Online Teaching Blog

Best practices, tips & tricks, and career advice—served up fresh

Training for Your Online Teaching Job: Tips to Help You Succeed and Survive

Training for Your Online Teaching Job: Tips to Help You Succeed and Survive

by Dorothy A. Miraglia
July 13, 2016

Chances are if you are reading this you have been hired by a college or university as an online instructor or will be hired once you successfully complete faculty training. Congrats! The hours you spent filling out applications has paid off and you are now becoming part of the school’s faculty. In my eyes this is a big accomplishment because competition is fierce to land an online teaching job.

Now that you have passed the interview stage you are required to participate in online training to become familiar with the school’s Learning Management Software (i.e. Blackboard, Moodle, etc.). Depending on the school the training time and requirements can vary. For example, I participated in four weeks of intensive training for one school while I participated in self-paced training for another, which only took about four days. During training you learn how to setup your classroom, respond to posts, grade assignments as well as other valuable tools. It may seem overwhelming if you haven’t taught before but follow these tips and I promise you will succeed and survive online training.


Get Organized

Training for your new online teaching position can be time consuming. Make sure you set aside time to get the work done. Online faculty training is like being an online student. Make sure you have a quiet environment where you can concentrate and “do your homework.” If you don’t already have a designated workspace now is the time to create one. I converted a spare bedroom into my home office. It’s my own spot where I have all my tools and can easily close the door for peace and quiet to get my work done. Let your family know you have to devote time to complete training. Their support and encouragement will be a helpful asset.

Buddy System

Make a friend! It helps working with someone who is on the same journey as you are. You can lend each other moral support and bounce ideas off of each other. I found this very beneficial when I trained for one of the school’s I work for. My peers and I would email back and forth if we needed help with an assignment or simply vent our frustrations when we were worn out with the workload. It’s also a great networking opportunity.

Ask Questions

Don’t be afraid to ask questions if you are confused or uncertain about an assignment or task. Your instructor will be more than happy to help you.

Take Notes

I’m a big fan of having a yellow legal pad next to my computer to jot down information as I read through materials.

Print Documents

Throughout my training experience I have read many posts that say “please save this for your records” or “keep this document handy.” Not only do I save these documents to a folder on my desktop with the school’s name I find it beneficial to print these documents, such as a quick start guide to setting up your course room. I organize my documents into a binder and always keep it handy. For me, I find it easier to read certain documents on paper rather than on the computer. Plus, it allows me to make quick notes.

Read Everything

There will be a lot of information for you to read during the training process. Take your time and read everything. For those of you who have taught before, you may be familiar with the Learning Management Software the school uses. With this in mind, I encourage you to read everything in the course room because you may learn something new. Plus, it never hurts to refresh your memory!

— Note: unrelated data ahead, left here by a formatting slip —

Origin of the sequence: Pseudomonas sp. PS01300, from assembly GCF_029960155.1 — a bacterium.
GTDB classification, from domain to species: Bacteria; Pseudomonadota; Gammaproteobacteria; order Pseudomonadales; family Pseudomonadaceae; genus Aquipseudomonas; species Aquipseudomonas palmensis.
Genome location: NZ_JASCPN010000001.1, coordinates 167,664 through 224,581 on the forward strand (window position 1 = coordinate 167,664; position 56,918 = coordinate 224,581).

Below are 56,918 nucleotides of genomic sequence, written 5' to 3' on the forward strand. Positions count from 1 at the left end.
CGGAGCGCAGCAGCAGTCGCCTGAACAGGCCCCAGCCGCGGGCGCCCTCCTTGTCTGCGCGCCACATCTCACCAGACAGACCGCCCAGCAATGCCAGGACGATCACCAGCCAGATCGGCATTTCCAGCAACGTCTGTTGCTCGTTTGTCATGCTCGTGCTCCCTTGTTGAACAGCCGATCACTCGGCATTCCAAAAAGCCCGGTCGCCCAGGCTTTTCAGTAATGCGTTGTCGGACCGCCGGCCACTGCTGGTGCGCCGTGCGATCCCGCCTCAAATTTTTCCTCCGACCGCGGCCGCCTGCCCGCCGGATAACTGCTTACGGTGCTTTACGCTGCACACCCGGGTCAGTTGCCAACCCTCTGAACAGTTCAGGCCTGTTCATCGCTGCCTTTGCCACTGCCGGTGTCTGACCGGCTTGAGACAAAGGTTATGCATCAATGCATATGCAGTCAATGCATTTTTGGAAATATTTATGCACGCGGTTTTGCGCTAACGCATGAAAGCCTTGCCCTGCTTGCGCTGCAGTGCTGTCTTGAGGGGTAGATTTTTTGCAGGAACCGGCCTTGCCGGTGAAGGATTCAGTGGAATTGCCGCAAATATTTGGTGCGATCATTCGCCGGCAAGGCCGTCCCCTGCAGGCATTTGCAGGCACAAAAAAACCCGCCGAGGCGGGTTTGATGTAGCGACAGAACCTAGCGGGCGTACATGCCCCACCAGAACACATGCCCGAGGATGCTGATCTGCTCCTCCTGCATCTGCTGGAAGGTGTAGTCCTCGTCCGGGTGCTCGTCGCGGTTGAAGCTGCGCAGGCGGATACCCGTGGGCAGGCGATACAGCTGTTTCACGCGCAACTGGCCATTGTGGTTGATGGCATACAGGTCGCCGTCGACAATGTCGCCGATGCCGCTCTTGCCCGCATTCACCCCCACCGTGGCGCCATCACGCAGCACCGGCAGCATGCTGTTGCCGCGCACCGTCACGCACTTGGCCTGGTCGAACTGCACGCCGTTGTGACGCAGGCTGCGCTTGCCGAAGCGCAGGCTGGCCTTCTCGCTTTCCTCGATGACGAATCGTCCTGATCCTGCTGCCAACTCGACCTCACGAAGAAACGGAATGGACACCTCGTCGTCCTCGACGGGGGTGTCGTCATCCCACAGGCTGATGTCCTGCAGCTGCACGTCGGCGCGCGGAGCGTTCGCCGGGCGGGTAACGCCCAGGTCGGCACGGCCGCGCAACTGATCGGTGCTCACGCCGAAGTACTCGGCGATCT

Watch Videos

In my recent training experience, the school posted a variety of videos about how to use Blackboard, such as creating a rubric and posting an announcement. I sat at my desk for over and hour watching all the posted videos. Even though I was familiar with Blackboard I learned new things as well as quicker ways of navigating through the course room. Videos are a great step-by-step tool to learn how to manage each section of the course room because it’s a virtual tutorial.

Finally…Get Excited

You did it! You’ve made it through the application process, interview, and online training. You are ready to teach your first course as an online professor. You should be proud of this accomplishment and celebrate this victory.

Don’t forget to add the training to your CV under your Educational Training section to show your dedication and commitment to training. Good luck and happy teaching!

Subscribe to our newsletter to make sure you do not miss any posts.

Please share your ideas or comments in the area below!

About the Author

Dorothy A MiragliaDorothy A. Miraglia, PhD

Dorothy A. Miraglia, PhD earned her B.S. in Music and Sociology from Adelphi University. She attended Hofstra University earning her M.A. in Interdisciplinary Studies and earned a M.S. in Industrial and Organizational Psychology from the University of Phoenix.. Dr. Miraglia graduated with distinction from Capella University earning her PhD in Advanced Studies in Human Behavior focusing her dissertation on smartphone use in women.

She began teaching online in 2008 and has witnessed how the industry has changed over the years. Her goal is to help clients who are interested in transitioning to the online teaching world and help established online instructors advance their career. In 2019, she began helping University clients determine the best solutions for instructional design and curriculum development based off of her experience and knowledge as an instructor and former student.

Dr. Miraglia lives on Long Island, NY with her husband and two sons. She enjoys the luxury of working from home and having a flexible work schedule, which allows for plenty of family time, home projects, trips to Target and Starbucks, and vacations.